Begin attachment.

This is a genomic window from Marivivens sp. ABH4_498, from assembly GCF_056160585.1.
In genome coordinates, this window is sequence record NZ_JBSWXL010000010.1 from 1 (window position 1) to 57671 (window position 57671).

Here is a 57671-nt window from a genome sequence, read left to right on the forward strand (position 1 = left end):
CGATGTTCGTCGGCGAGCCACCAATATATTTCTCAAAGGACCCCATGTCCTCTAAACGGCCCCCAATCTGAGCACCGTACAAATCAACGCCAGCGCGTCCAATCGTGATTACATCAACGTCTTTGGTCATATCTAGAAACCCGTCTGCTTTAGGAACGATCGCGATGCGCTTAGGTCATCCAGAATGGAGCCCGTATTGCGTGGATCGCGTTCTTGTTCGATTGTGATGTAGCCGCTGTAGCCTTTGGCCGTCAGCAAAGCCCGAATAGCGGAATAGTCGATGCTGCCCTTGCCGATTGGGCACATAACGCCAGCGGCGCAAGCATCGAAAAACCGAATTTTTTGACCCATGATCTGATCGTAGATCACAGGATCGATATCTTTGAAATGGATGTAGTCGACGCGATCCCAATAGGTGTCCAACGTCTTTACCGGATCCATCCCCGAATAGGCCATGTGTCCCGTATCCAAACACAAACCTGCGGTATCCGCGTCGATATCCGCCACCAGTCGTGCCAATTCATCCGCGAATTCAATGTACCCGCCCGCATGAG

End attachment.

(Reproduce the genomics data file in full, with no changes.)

This is a genomic window from Marivivens sp. ABH4_498, from assembly GCF_056160585.1.
In genome coordinates, this window is sequence record NZ_JBSWXL010000010.1 from 1 (window position 1) to 57671 (window position 57671).

Here is a 57671-nt window from a genome sequence, read left to right on the forward strand (position 1 = left end):
CGATGTTCGTCGGCGAGCCACCAATATATTTCTCAAAGGACCCCATGTCCTCTAAACGGCCCCCAATCTGAGCACCGTACAAATCAACGCCAGCGCGTCCAATCGTGATTACATCAACGTCTTTGGTCATATCTAGAAACCCGTCTGCTTTAGGAACGATCGCGATGCGCTTAGGTCATCCAGAATGGAGCCCGTATTGCGTGGATCGCGTTCTTGTTCGATTGTGATGTAGCCGCTGTAGCCTTTGGCCGTCAGCAAAGCCCGAATAGCGGAATAGTCGATGCTGCCCTTGCCGATTGGGCACATAACGCCAGCGGCGCAAGCATCGAAAAACCGAATTTTTTGACCCATGATCTGATCGTAGATCACAGGATCGATATCTTTGAAATGGATGTAGTCGACGCGATCCCAATAGGTGTCCAACGTCTTTACCGGATCCATCCCCGAATAGGCCATGTGTCCCGTATCCAAACACAAACCTGCGGTATCCGCGTCGATATCCGCCACCAGTCGTGCCAATTCATCCGCGAATTCAATGTACCCGCCCGCATGAG